Let’s play a game of “Would You Rather?”; would you rather live on your own and pay electricity, water, and Wi-Fi bills, or share a space with a roommate — even if a bit cramped? The big question is, where do we live for the next few years of our academic careers, if we choose not to live with our family? Living in an apartment versus living in the university dormitory is a decision most freshmen must face. And as one who got to experience both, I’ve weighed the pros and cons of each, so that you don’t have to.
Stepping into a tiny dormitory and finding a stranger in there may give you the jitters so consider yourself lucky if you’re “rooming” with a friend. “Living in an apartment, I would say is more private and more comfortable,” Shehab Hegazi, a 21-year-old computer engineering student, told the MBRSC Post. “In the dorms, you don’t have enough privacy like sometimes if you want to sleep while your roommate is awake; you have to agree on a lot of things.”
Unfortunately, not all basic dormitories have kitchenettes within the room, therefore, the communal kitchen may be your only choice. “I prefer the apartment way more than dorms. I got my own kitchen and washing machine which are kept clean and not used by everyone,” Youssef Shaaban, a 21-year-old mechanical engineering student at Heriot Watt University, told the MBRSC Post.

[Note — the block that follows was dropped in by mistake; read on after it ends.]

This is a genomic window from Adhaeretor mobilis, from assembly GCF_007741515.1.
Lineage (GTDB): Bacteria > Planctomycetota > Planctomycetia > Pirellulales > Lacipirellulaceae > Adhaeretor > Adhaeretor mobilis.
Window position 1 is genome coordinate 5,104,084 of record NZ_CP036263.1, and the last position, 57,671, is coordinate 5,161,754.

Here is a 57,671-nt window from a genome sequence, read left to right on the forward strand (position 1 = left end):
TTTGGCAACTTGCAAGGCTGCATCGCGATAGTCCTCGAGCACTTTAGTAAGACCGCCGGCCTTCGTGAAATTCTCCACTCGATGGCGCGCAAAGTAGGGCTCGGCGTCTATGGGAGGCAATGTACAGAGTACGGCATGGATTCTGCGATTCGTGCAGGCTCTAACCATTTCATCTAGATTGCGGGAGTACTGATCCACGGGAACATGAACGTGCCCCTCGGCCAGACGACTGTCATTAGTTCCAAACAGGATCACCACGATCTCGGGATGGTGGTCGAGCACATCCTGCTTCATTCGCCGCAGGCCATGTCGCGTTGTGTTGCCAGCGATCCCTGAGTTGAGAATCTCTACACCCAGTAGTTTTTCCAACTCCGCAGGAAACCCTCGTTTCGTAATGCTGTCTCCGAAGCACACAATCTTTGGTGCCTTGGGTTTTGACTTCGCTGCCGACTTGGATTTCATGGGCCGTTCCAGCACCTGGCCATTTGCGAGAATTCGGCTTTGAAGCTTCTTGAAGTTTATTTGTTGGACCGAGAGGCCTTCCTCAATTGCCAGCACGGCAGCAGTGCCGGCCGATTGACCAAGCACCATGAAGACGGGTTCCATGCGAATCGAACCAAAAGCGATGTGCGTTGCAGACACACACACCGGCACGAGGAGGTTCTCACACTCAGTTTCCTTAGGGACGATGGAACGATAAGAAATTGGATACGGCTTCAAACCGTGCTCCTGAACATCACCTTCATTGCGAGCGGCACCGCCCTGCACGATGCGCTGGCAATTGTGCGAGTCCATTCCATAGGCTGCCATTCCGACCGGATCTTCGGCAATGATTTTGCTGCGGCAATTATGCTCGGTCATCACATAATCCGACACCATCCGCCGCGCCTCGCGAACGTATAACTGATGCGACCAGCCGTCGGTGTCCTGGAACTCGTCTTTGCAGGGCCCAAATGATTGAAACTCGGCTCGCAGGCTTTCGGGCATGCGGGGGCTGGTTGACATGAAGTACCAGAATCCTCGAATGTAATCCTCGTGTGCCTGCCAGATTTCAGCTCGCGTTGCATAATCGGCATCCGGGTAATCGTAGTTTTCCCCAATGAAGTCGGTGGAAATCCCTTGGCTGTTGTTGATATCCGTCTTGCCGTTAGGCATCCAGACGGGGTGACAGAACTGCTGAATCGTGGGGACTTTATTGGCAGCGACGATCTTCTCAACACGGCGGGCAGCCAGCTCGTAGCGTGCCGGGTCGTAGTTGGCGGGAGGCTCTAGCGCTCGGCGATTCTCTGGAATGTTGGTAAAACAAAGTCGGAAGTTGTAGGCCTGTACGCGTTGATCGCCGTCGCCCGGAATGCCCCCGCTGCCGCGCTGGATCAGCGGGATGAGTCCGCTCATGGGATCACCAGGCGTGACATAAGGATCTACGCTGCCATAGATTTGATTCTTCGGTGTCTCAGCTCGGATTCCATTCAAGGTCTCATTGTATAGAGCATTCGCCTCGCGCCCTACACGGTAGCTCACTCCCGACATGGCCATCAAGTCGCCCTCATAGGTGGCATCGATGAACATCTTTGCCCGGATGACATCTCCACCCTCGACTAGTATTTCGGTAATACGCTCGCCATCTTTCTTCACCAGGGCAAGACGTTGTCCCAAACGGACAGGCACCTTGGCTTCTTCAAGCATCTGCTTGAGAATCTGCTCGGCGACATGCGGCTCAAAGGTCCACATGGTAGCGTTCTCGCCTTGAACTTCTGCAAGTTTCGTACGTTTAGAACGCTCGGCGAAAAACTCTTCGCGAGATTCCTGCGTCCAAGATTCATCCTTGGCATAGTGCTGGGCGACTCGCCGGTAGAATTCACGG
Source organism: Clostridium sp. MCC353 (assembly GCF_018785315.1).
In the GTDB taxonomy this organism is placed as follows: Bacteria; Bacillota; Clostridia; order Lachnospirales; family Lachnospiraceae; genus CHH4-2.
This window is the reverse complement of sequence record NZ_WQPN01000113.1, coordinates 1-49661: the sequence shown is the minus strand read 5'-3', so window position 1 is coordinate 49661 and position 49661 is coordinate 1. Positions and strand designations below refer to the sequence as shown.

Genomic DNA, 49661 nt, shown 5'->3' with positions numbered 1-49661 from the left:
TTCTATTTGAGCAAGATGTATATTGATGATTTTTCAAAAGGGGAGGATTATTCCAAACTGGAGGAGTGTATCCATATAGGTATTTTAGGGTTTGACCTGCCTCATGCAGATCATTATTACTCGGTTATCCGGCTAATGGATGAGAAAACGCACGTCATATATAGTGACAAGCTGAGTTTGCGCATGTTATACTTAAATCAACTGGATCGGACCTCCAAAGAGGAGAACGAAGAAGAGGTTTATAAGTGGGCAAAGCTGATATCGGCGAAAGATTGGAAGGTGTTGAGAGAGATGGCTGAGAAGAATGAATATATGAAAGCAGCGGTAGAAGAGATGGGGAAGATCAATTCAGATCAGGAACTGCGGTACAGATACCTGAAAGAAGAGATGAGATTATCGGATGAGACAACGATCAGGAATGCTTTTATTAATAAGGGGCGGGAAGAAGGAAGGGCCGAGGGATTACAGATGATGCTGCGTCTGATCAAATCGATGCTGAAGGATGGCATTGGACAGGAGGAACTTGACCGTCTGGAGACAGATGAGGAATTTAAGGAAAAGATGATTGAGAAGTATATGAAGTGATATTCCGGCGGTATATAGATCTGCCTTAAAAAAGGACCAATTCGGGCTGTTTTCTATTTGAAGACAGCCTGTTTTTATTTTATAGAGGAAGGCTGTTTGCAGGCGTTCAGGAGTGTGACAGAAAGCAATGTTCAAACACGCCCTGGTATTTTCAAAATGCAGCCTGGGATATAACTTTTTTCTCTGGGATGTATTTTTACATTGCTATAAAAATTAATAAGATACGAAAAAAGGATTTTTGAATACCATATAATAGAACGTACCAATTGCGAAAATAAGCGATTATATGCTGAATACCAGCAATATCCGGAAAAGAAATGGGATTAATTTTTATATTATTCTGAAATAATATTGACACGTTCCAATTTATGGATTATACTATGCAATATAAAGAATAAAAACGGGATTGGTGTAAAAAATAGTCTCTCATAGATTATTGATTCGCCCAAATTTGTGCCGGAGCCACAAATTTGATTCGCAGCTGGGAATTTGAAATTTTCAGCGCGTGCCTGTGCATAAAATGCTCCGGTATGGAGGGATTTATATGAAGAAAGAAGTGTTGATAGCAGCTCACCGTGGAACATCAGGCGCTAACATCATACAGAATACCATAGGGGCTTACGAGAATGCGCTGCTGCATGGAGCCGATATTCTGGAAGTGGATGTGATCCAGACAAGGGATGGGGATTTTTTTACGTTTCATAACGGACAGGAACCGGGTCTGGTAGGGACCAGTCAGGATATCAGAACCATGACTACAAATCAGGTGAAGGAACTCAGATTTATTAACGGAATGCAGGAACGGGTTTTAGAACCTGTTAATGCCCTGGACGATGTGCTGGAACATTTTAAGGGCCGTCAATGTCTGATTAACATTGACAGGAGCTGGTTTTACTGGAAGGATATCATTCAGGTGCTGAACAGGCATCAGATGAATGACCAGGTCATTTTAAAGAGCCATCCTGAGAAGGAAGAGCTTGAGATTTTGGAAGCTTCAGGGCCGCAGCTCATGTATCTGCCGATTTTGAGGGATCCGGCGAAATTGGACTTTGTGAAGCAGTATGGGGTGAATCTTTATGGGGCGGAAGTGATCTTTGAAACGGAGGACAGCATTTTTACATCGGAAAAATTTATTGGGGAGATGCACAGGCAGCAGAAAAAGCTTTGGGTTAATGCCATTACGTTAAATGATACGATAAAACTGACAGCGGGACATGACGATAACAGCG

Renting an apartment outside the university campus is a commitment – you have bills to pay and unlike dorms, no one will come and clean the place for you once a week. You have to find the time to do it yourself, or pay for that service. However, consider yourself lucky if you have flat-mates who’ll share the burden of those bills because in dormitories, it’s a fee, paid only once at the beginning of each semester. If the place is far from campus, be prepared to add transportation to your ledger.
Now for some pros to lighten up the mood: dorms, if not already on campus, provide transportation to, and from the university. They’re practical if you’ve just moved to a new city or country. “Living in dorms is very beneficial for students. We don’t have to wake up earlier for classes. We don’t have to worry about transportation. You are closer to your friends. It’s better for a social life,” Hegazi said.
If you’ve always cherished your own space, apartments may be more suitable. “I enjoy having my own privacy and I’d rather be fully dependent on myself even when it comes to simple home chores,” Sarah Abdulghany, a 20-year-old civil engineering student at AUD, told the MBRSC Post. Living on campus may make you feel like you’re stuck at university all the time, hence living a little far away, will eliminate that feeling. You’ll be able to relate to the saying don’t work where you sleep. “It can be a bit stressful to live in the same place where you take your classes. It’s like you don’t have a chance to disconnect,” Abdulghany said.
So, you may ask, what would the ideal situation be? Trying both out. Some universities in the United States encourage students to live on campus during their first year of university just so they would experience living among other young adults. Moving to an apartment later on would be a choice you mah want to take for your own convenience.